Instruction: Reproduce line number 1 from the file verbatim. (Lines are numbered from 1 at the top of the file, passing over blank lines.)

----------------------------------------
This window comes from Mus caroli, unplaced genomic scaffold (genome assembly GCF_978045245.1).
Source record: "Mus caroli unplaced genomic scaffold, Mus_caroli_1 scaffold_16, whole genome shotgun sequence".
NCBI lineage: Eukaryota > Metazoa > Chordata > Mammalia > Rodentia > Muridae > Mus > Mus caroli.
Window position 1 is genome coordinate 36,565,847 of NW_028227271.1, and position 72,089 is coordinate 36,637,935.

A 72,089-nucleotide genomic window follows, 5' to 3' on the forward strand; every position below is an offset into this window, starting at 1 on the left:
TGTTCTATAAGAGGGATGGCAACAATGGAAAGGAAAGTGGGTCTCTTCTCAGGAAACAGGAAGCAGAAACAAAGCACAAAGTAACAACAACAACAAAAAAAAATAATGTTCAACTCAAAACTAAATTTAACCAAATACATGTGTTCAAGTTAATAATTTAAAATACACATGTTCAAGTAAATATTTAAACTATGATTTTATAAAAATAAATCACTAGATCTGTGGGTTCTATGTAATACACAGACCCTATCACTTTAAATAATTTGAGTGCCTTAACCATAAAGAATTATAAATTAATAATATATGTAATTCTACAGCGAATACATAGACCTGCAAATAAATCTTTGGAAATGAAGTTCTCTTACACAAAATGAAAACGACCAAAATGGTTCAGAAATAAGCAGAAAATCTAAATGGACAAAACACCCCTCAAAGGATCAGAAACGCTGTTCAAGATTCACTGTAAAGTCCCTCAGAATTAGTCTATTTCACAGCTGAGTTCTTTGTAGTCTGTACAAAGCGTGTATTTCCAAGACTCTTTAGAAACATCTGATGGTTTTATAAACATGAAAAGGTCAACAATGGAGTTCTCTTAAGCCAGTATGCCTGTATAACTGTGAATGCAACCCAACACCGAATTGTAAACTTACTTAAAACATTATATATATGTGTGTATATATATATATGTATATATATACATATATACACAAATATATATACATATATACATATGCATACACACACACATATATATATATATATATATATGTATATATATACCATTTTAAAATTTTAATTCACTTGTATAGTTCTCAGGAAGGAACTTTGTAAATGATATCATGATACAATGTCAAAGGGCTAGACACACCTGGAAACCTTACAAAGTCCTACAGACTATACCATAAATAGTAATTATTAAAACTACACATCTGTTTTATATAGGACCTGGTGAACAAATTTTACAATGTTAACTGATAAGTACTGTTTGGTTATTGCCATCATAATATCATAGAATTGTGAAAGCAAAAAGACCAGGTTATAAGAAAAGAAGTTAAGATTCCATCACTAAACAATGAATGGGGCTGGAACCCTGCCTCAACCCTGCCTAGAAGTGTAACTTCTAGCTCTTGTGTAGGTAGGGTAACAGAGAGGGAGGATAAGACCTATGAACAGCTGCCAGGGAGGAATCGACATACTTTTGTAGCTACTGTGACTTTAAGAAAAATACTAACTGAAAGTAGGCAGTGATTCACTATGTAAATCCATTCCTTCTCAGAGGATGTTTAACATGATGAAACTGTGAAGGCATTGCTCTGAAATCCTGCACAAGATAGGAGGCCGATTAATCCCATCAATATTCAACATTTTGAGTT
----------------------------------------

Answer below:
This window comes from Mus caroli, unplaced genomic scaffold (genome assembly GCF_978045245.1).